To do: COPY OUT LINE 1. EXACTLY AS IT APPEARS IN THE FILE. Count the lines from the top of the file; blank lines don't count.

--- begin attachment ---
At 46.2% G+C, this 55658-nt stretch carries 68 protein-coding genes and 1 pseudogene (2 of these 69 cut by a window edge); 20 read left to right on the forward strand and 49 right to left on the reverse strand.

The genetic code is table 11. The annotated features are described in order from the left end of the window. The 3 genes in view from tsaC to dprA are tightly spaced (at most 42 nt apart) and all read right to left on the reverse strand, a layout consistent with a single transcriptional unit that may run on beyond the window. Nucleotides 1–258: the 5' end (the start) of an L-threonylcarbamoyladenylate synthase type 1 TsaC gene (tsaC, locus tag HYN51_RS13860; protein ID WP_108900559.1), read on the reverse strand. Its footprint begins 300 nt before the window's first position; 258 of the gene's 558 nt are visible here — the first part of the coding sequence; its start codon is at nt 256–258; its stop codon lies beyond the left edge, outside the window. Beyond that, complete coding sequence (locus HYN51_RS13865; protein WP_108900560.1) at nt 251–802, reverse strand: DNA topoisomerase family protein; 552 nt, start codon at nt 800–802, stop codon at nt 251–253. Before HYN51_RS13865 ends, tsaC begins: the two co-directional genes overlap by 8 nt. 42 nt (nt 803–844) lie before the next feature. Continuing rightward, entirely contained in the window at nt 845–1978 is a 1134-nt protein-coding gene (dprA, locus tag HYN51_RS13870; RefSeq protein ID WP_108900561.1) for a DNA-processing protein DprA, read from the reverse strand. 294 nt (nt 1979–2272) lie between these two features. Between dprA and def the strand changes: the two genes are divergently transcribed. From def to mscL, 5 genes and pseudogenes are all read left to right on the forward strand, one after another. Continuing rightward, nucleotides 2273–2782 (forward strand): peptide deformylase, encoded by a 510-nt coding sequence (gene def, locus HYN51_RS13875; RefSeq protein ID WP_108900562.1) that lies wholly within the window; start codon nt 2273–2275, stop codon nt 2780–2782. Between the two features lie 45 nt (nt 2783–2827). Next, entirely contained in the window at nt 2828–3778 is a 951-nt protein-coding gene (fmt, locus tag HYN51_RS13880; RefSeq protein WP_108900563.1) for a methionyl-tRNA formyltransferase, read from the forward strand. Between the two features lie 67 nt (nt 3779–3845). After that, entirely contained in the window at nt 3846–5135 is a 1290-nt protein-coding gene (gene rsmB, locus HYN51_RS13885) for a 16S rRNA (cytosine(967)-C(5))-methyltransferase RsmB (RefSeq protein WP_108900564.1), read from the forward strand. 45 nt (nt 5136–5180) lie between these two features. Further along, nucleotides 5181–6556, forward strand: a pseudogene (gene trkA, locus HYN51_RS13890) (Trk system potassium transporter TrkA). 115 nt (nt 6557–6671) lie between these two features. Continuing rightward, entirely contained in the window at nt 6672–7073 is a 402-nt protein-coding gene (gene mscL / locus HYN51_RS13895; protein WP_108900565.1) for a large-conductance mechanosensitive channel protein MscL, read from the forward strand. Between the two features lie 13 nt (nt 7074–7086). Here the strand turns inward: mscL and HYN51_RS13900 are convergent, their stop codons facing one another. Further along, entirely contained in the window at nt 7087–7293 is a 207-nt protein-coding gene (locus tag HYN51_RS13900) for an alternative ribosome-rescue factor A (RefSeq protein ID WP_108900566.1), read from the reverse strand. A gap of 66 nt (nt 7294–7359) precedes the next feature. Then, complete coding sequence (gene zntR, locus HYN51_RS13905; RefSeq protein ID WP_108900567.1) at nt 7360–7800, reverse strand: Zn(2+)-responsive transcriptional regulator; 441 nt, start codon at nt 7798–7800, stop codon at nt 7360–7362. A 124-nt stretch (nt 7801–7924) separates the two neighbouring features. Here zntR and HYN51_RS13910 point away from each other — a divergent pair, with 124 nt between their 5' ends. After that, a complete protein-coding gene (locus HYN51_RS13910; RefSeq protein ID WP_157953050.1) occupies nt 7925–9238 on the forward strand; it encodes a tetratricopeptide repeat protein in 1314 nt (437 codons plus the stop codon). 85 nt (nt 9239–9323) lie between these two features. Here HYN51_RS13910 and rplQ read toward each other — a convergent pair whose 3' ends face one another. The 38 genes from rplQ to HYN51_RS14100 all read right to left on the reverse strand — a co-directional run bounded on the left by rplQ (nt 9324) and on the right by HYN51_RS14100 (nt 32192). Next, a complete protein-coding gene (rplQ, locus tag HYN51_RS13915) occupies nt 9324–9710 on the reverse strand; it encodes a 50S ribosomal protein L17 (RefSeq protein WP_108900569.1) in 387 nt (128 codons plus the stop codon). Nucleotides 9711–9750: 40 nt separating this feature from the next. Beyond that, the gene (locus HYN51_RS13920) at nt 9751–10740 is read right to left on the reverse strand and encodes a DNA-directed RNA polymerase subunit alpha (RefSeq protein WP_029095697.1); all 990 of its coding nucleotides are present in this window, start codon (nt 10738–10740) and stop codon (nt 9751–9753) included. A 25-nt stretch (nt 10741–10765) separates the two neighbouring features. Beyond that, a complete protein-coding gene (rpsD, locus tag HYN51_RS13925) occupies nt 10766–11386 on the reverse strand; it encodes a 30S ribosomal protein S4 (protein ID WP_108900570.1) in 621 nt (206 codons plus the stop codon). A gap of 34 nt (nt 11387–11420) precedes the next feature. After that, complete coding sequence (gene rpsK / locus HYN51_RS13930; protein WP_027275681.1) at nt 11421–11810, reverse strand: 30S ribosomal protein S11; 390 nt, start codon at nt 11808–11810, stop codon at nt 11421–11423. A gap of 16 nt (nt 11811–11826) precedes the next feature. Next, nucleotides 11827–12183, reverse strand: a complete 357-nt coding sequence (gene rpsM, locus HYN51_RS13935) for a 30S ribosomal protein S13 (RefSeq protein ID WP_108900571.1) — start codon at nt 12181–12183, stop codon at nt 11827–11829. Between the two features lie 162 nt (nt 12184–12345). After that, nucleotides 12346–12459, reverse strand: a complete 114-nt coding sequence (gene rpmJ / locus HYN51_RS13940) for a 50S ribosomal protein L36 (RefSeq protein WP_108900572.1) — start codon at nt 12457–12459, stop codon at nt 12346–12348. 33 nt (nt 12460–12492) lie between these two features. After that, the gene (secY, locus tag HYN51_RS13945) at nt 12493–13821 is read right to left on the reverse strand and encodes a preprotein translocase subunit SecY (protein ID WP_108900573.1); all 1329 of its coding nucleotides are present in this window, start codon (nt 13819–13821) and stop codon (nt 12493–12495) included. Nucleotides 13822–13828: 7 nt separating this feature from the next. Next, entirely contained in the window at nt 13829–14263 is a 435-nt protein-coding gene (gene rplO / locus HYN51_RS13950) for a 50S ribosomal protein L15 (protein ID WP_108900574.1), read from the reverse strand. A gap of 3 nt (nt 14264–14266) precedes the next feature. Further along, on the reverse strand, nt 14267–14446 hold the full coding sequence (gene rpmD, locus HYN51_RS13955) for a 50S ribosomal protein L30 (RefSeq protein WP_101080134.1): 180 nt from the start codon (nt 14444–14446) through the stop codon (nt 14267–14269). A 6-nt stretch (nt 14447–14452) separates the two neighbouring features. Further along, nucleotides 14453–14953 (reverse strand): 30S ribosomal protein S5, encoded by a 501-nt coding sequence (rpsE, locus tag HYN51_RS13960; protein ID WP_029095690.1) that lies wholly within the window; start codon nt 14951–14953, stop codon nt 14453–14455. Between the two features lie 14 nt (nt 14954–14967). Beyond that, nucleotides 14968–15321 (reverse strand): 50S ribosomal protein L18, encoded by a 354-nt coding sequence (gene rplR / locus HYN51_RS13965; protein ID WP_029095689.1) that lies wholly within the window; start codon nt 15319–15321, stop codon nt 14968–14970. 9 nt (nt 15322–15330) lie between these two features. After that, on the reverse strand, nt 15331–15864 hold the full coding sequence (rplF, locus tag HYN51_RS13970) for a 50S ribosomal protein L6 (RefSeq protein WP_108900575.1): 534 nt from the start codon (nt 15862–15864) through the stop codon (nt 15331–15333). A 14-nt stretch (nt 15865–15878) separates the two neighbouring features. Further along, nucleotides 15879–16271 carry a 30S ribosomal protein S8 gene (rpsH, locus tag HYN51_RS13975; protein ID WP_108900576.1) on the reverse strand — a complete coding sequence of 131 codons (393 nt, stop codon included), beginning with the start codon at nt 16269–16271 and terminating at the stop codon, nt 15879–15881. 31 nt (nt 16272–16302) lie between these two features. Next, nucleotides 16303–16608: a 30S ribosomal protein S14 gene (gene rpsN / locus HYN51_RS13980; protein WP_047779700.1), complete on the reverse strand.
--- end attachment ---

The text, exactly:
At 46.2% G+C, this 55658-nt stretch carries 68 protein-coding genes and 1 pseudogene (2 of these 69 cut by a window edge); 20 read left to right on the forward strand and 49 right to left on the reverse strand.